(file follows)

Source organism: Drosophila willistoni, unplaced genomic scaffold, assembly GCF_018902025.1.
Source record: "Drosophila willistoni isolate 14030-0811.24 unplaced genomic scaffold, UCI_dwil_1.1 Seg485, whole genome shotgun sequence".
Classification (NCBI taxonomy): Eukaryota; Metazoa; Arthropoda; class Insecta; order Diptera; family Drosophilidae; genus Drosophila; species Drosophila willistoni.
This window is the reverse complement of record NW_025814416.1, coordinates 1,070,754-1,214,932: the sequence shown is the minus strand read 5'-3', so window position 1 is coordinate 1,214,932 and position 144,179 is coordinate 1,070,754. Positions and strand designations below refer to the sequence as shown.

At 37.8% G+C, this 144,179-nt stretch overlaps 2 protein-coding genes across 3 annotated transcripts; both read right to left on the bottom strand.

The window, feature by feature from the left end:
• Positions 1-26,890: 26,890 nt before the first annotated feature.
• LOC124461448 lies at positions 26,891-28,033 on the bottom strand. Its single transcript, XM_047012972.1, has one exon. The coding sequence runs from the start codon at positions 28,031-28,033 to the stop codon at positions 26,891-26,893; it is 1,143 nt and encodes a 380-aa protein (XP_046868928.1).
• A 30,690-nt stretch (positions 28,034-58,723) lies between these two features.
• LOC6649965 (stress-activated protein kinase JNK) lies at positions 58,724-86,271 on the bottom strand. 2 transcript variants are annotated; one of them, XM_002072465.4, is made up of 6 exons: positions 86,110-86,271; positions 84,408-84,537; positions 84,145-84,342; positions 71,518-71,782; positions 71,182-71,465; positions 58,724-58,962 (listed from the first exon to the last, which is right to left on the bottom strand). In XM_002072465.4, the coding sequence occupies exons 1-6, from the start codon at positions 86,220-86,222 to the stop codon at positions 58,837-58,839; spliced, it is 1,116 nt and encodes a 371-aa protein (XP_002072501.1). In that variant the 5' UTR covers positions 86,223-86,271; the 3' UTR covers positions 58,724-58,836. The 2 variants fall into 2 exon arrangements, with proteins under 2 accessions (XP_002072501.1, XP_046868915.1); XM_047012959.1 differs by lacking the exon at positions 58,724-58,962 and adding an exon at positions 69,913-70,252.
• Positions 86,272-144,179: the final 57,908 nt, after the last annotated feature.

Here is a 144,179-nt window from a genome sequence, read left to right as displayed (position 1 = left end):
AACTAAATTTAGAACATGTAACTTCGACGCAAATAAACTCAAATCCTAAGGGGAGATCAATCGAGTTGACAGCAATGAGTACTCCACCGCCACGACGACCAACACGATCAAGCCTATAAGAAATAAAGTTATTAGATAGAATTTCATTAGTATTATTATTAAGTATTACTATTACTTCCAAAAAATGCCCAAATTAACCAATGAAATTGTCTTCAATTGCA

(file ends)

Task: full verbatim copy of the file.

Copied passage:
Source organism: Drosophila willistoni, unplaced genomic scaffold, assembly GCF_018902025.1.
Source record: "Drosophila willistoni isolate 14030-0811.24 unplaced genomic scaffold, UCI_dwil_1.1 Seg485, whole genome shotgun sequence".
Classification (NCBI taxonomy): Eukaryota; Metazoa; Arthropoda; class Insecta; order Diptera; family Drosophilidae; genus Drosophila; species Drosophila willistoni.
This window is the reverse complement of record NW_025814416.1, coordinates 1,070,754-1,214,932: the sequence shown is the minus strand read 5'-3', so window position 1 is coordinate 1,214,932 and position 144,179 is coordinate 1,070,754. Positions and strand designations below refer to the sequence as shown.

At 37.8% G+C, this 144,179-nt stretch overlaps 2 protein-coding genes across 3 annotated transcripts; both read right to left on the bottom strand.

The window, feature by feature from the left end:
• Positions 1-26,890: 26,890 nt before the first annotated feature.
• LOC124461448 lies at positions 26,891-28,033 on the bottom strand. Its single transcript, XM_047012972.1, has one exon. The coding sequence runs from the start codon at positions 28,031-28,033 to the stop codon at positions 26,891-26,893; it is 1,143 nt and encodes a 380-aa protein (XP_046868928.1).
• A 30,690-nt stretch (positions 28,034-58,723) lies between these two features.
• LOC6649965 (stress-activated protein kinase JNK) lies at positions 58,724-86,271 on the bottom strand. 2 transcript variants are annotated; one of them, XM_002072465.4, is made up of 6 exons: positions 86,110-86,271; positions 84,408-84,537; positions 84,145-84,342; positions 71,518-71,782; positions 71,182-71,465; positions 58,724-58,962 (listed from the first exon to the last, which is right to left on the bottom strand). In XM_002072465.4, the coding sequence occupies exons 1-6, from the start codon at positions 86,220-86,222 to the stop codon at positions 58,837-58,839; spliced, it is 1,116 nt and encodes a 371-aa protein (XP_002072501.1). In that variant the 5' UTR covers positions 86,223-86,271; the 3' UTR covers positions 58,724-58,836. The 2 variants fall into 2 exon arrangements, with proteins under 2 accessions (XP_002072501.1, XP_046868915.1); XM_047012959.1 differs by lacking the exon at positions 58,724-58,962 and adding an exon at positions 69,913-70,252.
• Positions 86,272-144,179: the final 57,908 nt, after the last annotated feature.

Here is a 144,179-nt window from a genome sequence, read left to right as displayed (position 1 = left end):
AACTAAATTTAGAACATGTAACTTCGACGCAAATAAACTCAAATCCTAAGGGGAGATCAATCGAGTTGACAGCAATGAGTACTCCACCGCCACGACGACCAACACGATCAAGCCTATAAGAAATAAAGTTATTAGATAGAATTTCATTAGTATTATTATTAAGTATTACTATTACTTCCAAAAAATGCCCAAATTAACCAATGAAATTGTCTTCAATTGCA